The experience also opens you to spiritual musings in many ways. I certainly thought of my own mortality as we faced this often extreme, physically challenging adventure. One also begins to realize that beyond the limit of what you think you can do, there lies much more strength and power one can harness if you say “yes” to the unknown and unconditionally deal with whatever comes up as it comes up. I felt many epiphanies amid the exhaustion. There we were, unable to go back and left with no choice but to plod forward. Actually, there was one other choice we had to make, and it was this; we could be grumpy and hate all this or rise up to the challenge with optimism and a sense of power.

We just had to persevere and continue. We soon discovered it was wise to just concentrate on every step we needed to do. To keep asking how much further we needed to climb was demoralizing. So we just continued walking.

And before we knew it, there we were!

Standing on Peak 3 overlooking God’s creation is quite an indelible experience. We were quiet and bone tired but our spirits were full and soaring. We did it! Yes, we certainly did it! And at our age! We felt giddy and triumphant. We were all smiles as we enjoyed the sunrise and the unspeakably tantalizing scenery that was unfolding with the dawn. All this as we sipped and enjoyed some coffee with giddy delight!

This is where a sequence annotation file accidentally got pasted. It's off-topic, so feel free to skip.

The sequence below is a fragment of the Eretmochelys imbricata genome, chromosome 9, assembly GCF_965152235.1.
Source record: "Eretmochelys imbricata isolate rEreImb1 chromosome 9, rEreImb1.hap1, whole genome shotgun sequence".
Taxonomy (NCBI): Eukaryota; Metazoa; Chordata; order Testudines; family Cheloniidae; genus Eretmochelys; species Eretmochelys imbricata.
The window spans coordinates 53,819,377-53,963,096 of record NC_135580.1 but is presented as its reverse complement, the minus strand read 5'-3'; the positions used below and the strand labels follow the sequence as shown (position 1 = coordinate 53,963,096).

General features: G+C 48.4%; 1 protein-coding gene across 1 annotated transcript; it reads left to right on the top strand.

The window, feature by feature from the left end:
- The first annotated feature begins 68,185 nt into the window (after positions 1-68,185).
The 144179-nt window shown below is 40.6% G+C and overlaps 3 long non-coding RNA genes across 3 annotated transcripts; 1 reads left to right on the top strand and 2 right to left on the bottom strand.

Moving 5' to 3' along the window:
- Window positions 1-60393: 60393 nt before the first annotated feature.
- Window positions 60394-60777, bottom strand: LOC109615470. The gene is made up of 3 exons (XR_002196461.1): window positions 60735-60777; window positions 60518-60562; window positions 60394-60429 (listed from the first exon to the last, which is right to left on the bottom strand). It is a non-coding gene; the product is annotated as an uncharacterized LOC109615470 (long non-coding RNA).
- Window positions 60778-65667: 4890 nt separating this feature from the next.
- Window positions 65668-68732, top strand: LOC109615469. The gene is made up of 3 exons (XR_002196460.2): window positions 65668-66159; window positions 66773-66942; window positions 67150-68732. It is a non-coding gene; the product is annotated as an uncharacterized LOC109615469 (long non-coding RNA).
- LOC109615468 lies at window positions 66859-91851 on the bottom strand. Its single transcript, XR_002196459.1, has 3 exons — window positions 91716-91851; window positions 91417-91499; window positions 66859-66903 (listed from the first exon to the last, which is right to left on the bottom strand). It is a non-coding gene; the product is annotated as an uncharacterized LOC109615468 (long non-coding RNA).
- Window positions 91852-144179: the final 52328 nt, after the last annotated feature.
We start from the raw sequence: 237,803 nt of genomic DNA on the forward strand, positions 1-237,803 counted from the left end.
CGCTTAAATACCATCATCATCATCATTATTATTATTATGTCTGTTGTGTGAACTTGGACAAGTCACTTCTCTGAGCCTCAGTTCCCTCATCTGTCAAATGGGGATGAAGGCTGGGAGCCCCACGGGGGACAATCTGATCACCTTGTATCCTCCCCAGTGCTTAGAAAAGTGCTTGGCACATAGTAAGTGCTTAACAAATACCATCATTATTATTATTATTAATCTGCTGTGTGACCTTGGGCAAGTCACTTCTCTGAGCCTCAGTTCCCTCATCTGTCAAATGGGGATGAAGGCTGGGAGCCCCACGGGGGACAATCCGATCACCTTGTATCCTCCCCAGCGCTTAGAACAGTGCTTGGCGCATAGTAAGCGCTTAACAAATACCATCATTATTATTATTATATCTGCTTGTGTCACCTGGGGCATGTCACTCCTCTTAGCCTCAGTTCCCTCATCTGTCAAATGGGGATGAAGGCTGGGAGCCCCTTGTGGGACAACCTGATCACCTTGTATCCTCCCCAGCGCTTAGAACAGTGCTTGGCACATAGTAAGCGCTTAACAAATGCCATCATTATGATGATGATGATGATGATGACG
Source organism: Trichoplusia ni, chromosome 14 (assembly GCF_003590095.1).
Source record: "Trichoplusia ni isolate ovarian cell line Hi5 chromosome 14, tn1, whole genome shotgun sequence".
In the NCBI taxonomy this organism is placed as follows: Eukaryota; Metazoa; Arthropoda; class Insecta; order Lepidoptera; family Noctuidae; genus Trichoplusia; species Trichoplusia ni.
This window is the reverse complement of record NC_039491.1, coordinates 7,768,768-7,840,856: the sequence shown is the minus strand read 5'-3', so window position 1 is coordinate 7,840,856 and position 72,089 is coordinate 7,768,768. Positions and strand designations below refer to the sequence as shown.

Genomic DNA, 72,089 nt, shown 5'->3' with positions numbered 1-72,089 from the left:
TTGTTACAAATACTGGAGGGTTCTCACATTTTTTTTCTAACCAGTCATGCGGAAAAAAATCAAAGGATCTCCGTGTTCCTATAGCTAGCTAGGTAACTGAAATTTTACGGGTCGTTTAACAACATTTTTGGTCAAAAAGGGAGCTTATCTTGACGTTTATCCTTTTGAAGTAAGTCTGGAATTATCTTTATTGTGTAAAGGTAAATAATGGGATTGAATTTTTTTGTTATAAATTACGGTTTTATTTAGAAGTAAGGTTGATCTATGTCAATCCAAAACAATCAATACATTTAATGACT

Buoyed by our achievement, we went back to camp with a seemingly light hop, skip and bounce. We then had breakfast, packed our things and soon headed down for the three-hour walk back to the Rangers’ Station.

Personally, this part of the trek was the most difficult. My left knee began to hurt quite badly with every step down the path. Soon it was excruciatingly painful. Luckily, long-time friends Tato Garcia had brought a rubber knee wrap and Betta Dans had a painkiller that helped me negotiate the path all the way down to the Station.

Climbing Mt. Pulag was life changing. It affected us on many levels and we got more than what we bargained for. We all felt we had conquered ourselves. But more than that, we also felt we discovered so much of the inner strength we did not know we had. “The only Zen you find on tops of mountains is the Zen you bring there,” as author Robert Pirsig put so aptly. It was quite a self-discovery!

I highly recommend it even just for the adventure and challenge. But at the same time, I do so with much hesitation and reservation. Mt. Pulag, after all, is not your usual picnic place. It is a sacred, almost inaccessible sanctuary and the tribal people feel it should remain this way. No unwelcome “development,” please, and no to big throngs of crass tourists and consumers.

It would be tragic if one day, we see condos, malls or food chains littering the path to one of God’s great hangouts. I do hope there are enough people who care and who can protect it from property developers! The way to kill paradise is to pave the path to it.